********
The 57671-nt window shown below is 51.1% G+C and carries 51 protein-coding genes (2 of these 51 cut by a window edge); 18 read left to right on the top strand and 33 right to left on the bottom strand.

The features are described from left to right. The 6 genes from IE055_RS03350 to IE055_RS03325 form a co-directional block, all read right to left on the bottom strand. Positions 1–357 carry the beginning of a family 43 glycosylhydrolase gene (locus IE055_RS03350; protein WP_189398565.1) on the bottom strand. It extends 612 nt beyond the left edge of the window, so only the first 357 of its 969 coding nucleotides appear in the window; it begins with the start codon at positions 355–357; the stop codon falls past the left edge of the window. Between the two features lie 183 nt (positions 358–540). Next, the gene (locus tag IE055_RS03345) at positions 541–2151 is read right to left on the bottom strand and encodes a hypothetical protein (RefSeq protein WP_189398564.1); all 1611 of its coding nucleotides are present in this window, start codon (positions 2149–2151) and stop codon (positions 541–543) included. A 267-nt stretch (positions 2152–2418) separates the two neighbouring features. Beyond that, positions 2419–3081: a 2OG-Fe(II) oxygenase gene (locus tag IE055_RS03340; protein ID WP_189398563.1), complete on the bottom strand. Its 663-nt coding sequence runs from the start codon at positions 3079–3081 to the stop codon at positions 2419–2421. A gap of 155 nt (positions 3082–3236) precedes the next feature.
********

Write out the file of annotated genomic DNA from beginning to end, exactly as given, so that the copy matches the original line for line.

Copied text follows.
The 57671-nt window shown below is 51.1% G+C and carries 51 protein-coding genes (2 of these 51 cut by a window edge); 18 read left to right on the top strand and 33 right to left on the bottom strand.

The features are described from left to right. The 6 genes from IE055_RS03350 to IE055_RS03325 form a co-directional block, all read right to left on the bottom strand. Positions 1–357 carry the beginning of a family 43 glycosylhydrolase gene (locus IE055_RS03350; protein WP_189398565.1) on the bottom strand. It extends 612 nt beyond the left edge of the window, so only the first 357 of its 969 coding nucleotides appear in the window; it begins with the start codon at positions 355–357; the stop codon falls past the left edge of the window. Between the two features lie 183 nt (positions 358–540). Next, the gene (locus tag IE055_RS03345) at positions 541–2151 is read right to left on the bottom strand and encodes a hypothetical protein (RefSeq protein WP_189398564.1); all 1611 of its coding nucleotides are present in this window, start codon (positions 2149–2151) and stop codon (positions 541–543) included. A 267-nt stretch (positions 2152–2418) separates the two neighbouring features. Beyond that, positions 2419–3081: a 2OG-Fe(II) oxygenase gene (locus tag IE055_RS03340; protein ID WP_189398563.1), complete on the bottom strand. Its 663-nt coding sequence runs from the start codon at positions 3079–3081 to the stop codon at positions 2419–2421. A gap of 155 nt (positions 3082–3236) precedes the next feature.